The results of this investigation demonstrated that while the cortical bone was actively remodeling, the calcified fibrocartilage appeared to have no remodeling capacity similar to that of cortical bone. This does not mean that the calcified fibrocartilage may not have some other currently unknown biological mechanism for remodeling and repairing microcracks that may accumulate. However, the data from this study, and the absence of blood supply (Shea et al., 2002b), suggest that the healing capacity of calcified fibrocartilage would be minimal. A limited remodeling capacity for calcified fibrocartilage has also been indicated in recent tendon healing studies (Leung et al., 2002; Weiler et al., 2002). In a rabbit model of bone to tendon healing, Leung et al. (2002: p. 600) noted that incorporation between the tendon and bone was poor with “no normal bone-tendon junctional zone with characteristic fibrocartilage zone” restored. Similarly, Weiler et al. (2002) found no mineralized fibrocartilage tissue adjacent to the fibrocartilge in the tendon-bone interface in a sheep model of tendon healing in a bone tunnel. The data from these studies and the data from this investigation suggest that calcified fibrocartilage has limited to no remodeling or healing capacity.
The potential lack of remodeling capacity within calcified fibrocartilage may have significant effects on the durability and structural integrity of the proximal femur with age. The cortical bone of the femoral neck and trochanteric regions has been shown to thin and become more porous with age (Boyce and Bloebaum, 1993; Vajda and Bloebaum, 1999), likely as a result of endosteal resorption and cortical bone remodeling. As the cortical bone thins, a larger proportion of the cortex shell along regions of the femoral neck and greater trochanter then consists of hypermineralized calcified fibrocartilage, which is known to be very friable (Shea et al., 2002b) and to have limited capacity to remodel and heal. As the volume fraction of this tissue increases with the decrease in viable cortical bone, the potential for calcified fibrocartilage to share more of the stresses and forces of the hip increases. Currey (1979, 1984) has indicated that highly minerialized bone tissue is extremely stiff, fractures in a brittle manner, and absorbs little energy before fracturing. The high mineral content of calcified fibrocartilage and the decrease in ultimate strength associated with the tissue, as shown by Shea et al. (2001) for human femoral neck samples, coupled with an increase in volume fraction with age (Vajda and Bloebaum, 1999), may make this region more susceptible to failure in the elderly.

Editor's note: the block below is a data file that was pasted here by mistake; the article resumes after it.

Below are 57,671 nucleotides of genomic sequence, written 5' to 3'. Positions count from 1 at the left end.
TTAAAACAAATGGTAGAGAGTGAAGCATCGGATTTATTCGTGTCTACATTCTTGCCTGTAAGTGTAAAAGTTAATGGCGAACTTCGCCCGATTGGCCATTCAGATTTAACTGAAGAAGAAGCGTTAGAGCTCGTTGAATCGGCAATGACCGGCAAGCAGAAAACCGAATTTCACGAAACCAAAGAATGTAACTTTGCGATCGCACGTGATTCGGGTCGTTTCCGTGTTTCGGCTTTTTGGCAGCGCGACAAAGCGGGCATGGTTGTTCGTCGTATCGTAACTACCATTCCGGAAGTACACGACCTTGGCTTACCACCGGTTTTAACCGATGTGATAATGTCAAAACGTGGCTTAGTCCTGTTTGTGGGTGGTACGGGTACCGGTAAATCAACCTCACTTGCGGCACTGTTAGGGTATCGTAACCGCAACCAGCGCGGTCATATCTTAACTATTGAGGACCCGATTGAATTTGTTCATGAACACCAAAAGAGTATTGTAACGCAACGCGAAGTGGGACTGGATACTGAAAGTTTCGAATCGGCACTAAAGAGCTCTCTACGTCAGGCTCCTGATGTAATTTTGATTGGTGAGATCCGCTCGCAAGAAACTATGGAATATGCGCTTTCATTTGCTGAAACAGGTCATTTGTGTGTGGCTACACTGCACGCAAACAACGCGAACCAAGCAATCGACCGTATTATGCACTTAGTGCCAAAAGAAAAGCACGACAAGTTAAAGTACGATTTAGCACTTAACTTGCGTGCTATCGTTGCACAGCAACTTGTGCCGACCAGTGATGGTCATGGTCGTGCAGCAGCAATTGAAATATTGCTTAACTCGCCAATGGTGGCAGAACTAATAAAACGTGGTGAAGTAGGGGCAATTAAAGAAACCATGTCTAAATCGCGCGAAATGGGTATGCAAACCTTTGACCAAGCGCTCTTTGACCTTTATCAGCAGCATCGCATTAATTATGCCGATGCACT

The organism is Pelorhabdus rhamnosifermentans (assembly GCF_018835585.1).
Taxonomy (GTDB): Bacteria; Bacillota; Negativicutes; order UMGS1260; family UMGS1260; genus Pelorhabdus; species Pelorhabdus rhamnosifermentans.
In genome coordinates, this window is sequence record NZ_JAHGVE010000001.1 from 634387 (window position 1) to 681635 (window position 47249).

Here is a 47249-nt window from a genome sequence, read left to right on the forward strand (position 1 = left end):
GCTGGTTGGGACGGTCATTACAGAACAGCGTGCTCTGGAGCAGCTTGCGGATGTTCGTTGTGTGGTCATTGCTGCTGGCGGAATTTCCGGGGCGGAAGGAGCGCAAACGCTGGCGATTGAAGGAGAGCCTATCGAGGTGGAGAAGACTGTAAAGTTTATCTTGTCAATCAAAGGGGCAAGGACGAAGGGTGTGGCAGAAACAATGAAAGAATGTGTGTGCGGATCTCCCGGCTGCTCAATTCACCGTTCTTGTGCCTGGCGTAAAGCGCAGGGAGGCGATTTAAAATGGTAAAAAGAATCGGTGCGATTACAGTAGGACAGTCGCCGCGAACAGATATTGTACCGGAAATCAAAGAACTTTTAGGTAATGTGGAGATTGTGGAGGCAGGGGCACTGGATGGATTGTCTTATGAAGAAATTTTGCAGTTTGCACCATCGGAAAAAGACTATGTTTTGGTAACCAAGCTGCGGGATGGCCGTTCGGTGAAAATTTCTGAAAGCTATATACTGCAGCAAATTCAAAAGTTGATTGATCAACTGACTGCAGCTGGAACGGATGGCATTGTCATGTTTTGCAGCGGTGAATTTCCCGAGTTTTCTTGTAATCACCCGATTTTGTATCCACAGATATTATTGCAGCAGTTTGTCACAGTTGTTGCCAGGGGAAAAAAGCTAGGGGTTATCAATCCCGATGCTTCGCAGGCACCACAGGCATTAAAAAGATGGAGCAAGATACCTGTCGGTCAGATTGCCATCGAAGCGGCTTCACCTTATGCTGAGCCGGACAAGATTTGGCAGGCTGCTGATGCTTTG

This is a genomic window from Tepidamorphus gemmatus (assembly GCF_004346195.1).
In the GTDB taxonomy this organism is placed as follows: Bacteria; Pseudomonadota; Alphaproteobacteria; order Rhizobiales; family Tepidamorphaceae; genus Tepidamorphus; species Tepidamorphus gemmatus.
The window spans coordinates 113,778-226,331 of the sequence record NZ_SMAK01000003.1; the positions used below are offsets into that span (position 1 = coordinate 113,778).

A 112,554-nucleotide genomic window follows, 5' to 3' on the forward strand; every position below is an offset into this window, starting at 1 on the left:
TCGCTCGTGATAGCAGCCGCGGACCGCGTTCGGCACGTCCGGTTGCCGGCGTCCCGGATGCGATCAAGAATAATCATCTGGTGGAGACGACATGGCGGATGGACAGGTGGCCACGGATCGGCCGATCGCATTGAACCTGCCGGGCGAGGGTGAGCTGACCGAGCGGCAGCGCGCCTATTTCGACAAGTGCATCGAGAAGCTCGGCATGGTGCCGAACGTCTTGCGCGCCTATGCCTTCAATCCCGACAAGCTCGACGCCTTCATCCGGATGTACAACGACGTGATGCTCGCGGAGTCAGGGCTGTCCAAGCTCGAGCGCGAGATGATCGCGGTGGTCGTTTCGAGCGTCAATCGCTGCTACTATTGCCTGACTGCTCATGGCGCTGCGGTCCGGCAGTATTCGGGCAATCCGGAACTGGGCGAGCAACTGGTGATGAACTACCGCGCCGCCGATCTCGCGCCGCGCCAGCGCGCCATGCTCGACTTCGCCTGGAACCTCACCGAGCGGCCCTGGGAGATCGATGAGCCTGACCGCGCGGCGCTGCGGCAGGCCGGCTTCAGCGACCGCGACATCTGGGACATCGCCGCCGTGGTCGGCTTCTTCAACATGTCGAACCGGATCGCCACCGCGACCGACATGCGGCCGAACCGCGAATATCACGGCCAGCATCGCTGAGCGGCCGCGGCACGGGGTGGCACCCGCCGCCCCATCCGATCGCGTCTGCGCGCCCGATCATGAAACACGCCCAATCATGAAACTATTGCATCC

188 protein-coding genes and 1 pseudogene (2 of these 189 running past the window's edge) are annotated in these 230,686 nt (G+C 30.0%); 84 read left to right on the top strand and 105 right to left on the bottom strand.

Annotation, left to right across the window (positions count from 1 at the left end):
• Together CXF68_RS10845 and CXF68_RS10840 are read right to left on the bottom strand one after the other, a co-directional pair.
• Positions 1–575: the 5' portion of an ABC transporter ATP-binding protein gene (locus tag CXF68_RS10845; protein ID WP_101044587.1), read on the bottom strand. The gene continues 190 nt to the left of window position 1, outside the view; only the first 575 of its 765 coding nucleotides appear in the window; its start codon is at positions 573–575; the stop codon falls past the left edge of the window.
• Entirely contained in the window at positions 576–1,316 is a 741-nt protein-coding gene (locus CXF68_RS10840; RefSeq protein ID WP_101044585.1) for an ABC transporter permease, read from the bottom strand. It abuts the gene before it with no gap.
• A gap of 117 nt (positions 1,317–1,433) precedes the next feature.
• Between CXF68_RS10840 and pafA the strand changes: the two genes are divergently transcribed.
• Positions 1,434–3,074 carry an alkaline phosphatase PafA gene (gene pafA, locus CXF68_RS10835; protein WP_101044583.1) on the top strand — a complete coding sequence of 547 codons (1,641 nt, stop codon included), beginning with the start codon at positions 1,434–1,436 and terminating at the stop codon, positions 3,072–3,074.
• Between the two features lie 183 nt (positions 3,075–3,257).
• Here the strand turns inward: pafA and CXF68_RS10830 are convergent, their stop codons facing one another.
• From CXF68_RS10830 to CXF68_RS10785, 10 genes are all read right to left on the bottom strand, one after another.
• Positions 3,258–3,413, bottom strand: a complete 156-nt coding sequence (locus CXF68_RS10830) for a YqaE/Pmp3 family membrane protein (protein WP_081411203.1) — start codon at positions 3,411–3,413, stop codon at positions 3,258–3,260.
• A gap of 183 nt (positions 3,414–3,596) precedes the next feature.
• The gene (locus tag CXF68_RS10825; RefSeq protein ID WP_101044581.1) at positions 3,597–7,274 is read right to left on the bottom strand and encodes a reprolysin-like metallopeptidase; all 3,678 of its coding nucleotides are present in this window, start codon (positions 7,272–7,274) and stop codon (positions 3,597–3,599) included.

Future studies should attempt to define what, if any, mechanism calcified fibrocartilage has to repair and remodel. Specifically, the capability of chondrocytes to remodel/repair the mineralized extracellular matrix needs to be examined. The regional distribution of calcified fibrocartilage and periosteum on the human femoral neck should also be examined to understand the healing capacity of the proximal femur. While there has been some controversy in the past as to the presence of a periosteum on the femoral neck (Sherman and Phemister, 1947; Frost, 1964, 1995; Bagi et al., 1997), Shea et al. (2002b) identified a well-vascularized periosteum on regions of the human femoral neck where there was not calcified fibrocartilage. The regional distribution and relative amounts of each tissue on the proximal femur are unknown, but almost certainly have an effect on the mechanics and healing capacity of the region and subsequently hip fracture. Additional future studies involving a fracture model to examine if and how calcified fibrocartilage will react and repair with fracture, and how it may affect the healing capacity of the underling bone, would also be beneficial to understanding the role of calcified fibrocartilage in the proximal femur hip fractures in the elderly population.
The authors thank Shannon Ricks and Rebekah Steren for laboratory assistance. The material in this study is based on work supported by the Office of Research and Development Medical Research Service, Department of Veterans Affairs Salt Lake City Health Care System, Department of Orthopedics, University of Utah School of Medicine, and the Albert and Margaert Hofmann Endowed Chair in Orthopedic Research.